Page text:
Mobile broadband network download and upload speeds in Jordan are slightly above the average in Middle East and Africa (MEA) countries, according to a report by Cisco Systems, Inc. The average download speed is 1,801 kilo-bytes per second (kbps), while it is 845 kbit/s for uploads. The report indicated that mobile broadband users in the MEA region have an average download speed of 1,792 kbit/s and an upload speed of 722 kbit/s.[2]

The Jordanian government has announced that the sales tax on computers and internet connection would be removed in order to further stimulate the ICT industry in Jordan. King Abdullah II told the BBC in 2004 that he hoped to make his country the tech hub of the Middle East. Jordan has more internet start up companies than any other country in the Middle East, and thus was dubbed the Middle East's "Silicon Valley". Amman was ranked as the 10th-best city in the world to launch a tech startup, according to a 2012 list compiled by Finaventures, a California-based venture-capital firm.[4][5][6] Tech entrepreneurs have praised the ability to access high speed internet connections in Jordan, comparing this to Dubai and Saudi Arabia.[7] Al Jami'a Street, in Jordan's northern city of Irbid, was ranked as the street with the highest number of internet cafes in the world by the Guinness World Records.

Past[edit]

It should be noted that the IT industry in Jordan in the year 2000 and beyond got a very big boost after the Gulf War of 1991. This boost came from a large influx of immigrants from the Gulf countries to Jordan, mostly from Jordanian expatriates from Kuwait, totaling few hundred thousands. This large wave impacted Jordan in many ways, and one of them was on its IT industry.[8]

Future[edit]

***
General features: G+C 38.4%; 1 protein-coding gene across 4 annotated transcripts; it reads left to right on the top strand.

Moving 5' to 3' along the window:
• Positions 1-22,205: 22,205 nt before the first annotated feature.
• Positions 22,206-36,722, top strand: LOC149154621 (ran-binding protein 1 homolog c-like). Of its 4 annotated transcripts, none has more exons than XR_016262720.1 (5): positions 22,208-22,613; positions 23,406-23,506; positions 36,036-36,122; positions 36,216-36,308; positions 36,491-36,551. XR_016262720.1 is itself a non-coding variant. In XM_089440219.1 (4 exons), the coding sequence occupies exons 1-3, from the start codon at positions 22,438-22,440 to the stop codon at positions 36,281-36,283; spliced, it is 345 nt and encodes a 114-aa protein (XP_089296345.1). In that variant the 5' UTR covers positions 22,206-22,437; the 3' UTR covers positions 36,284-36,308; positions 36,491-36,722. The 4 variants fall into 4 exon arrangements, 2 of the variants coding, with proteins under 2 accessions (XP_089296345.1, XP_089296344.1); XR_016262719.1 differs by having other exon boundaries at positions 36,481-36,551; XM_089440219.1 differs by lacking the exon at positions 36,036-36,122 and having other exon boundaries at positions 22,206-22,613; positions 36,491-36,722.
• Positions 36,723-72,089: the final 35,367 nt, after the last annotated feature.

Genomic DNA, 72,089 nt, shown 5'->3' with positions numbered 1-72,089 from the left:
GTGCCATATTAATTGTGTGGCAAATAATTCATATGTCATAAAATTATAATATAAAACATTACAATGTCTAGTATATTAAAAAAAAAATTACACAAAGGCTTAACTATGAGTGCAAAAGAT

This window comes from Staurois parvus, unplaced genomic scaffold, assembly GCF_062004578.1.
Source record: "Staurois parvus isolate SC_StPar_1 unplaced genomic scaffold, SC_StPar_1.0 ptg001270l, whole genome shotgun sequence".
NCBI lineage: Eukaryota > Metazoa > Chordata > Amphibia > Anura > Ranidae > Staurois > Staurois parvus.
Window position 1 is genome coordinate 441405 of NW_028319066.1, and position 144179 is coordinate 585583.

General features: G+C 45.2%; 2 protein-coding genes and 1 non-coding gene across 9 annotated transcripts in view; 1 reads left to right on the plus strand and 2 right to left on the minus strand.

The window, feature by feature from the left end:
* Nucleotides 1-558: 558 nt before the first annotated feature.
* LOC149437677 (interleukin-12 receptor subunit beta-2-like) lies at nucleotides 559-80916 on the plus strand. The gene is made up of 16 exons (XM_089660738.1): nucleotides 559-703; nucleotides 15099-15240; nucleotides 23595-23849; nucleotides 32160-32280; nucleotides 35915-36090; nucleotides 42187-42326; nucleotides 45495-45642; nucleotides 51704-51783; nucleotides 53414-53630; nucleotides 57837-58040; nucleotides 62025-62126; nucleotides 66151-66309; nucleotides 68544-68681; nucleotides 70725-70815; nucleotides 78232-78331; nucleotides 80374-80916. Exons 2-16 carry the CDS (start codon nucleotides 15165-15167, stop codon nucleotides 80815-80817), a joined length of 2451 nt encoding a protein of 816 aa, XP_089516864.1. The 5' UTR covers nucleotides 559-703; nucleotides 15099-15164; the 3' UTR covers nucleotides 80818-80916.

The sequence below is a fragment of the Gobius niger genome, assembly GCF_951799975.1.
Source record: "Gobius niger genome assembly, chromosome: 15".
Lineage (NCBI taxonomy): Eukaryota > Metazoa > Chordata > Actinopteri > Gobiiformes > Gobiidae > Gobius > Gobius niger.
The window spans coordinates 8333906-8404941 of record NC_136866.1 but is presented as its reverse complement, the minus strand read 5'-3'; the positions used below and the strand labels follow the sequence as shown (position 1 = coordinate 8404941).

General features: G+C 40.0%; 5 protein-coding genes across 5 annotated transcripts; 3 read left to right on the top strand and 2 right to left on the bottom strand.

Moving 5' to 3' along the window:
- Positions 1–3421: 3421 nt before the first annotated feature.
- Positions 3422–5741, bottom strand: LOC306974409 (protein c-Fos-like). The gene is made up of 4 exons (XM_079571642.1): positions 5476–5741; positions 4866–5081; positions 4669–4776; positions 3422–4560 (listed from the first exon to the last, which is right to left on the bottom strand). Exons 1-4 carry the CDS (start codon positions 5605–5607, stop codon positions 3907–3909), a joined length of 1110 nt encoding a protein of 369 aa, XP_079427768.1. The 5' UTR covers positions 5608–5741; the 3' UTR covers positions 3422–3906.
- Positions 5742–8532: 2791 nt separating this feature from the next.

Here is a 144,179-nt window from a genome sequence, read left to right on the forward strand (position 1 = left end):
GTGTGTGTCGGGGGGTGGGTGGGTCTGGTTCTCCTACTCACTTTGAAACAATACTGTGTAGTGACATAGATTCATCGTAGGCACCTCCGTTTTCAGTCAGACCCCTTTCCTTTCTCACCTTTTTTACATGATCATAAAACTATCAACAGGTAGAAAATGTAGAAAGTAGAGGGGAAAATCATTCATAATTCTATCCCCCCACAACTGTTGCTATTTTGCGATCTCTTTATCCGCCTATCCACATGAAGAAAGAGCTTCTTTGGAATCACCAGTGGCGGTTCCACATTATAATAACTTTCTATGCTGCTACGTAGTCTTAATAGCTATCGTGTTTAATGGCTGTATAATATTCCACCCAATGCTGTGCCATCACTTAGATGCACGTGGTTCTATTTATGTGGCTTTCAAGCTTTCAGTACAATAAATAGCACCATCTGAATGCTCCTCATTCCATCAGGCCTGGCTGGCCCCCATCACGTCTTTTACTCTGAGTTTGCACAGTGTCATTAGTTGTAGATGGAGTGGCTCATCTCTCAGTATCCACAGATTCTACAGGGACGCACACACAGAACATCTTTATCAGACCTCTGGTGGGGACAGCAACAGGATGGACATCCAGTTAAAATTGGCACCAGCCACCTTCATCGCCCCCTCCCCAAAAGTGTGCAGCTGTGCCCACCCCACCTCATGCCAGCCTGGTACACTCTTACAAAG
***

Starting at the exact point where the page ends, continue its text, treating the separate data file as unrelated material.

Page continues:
When King Abdullah II ascended to the throne in 1999, he stated his intentions to turn Jordan into the high-tech capital of the Middle East and to create a Silicon Valley-like venture in Jordan. All Jordanian schools are equipped with computers and internet connection and instituted an ICT curriculum into Jordan's education system.[citation needed] ICT faculties were established in Jordanian universities and these campuses have been churning out 15,000 ICT graduates every year. Information access centers were established across the Kingdom to allow rural areas access to the Internet.

The number of phone lines has decreased dramatically in the past three years[when?] to below 500K telephone lines, due to the introduction of WI-Max technology and 3G networks.[citation needed]

References[edit]

  1. ^ a b http://en.ammonnews.net/article.aspx?articleNO=10138
  2. ^ a b Mobile broadband speeds surpass regional average
  3. ^ a b Internet penetration reached 50.5 per cent by the end of 2011.
  4. ^ Amman ranked 10th best city to launch a tech startup.
  5. ^ Top 10 cities to launch a tech startup
  6. ^ Jordan VC Firms Forging MidEast Silicon Valley
  7. ^ Jordan's Internet Capacity
  8. ^ Naser, K., The Impact of Gulf War Immigration on the Growth of a Private Sector; The Information Technology (IT) industry in Jordan and the impact of government policies on the sector. Dissertation. The George Washington University, May 21, 2000.

See also[edit]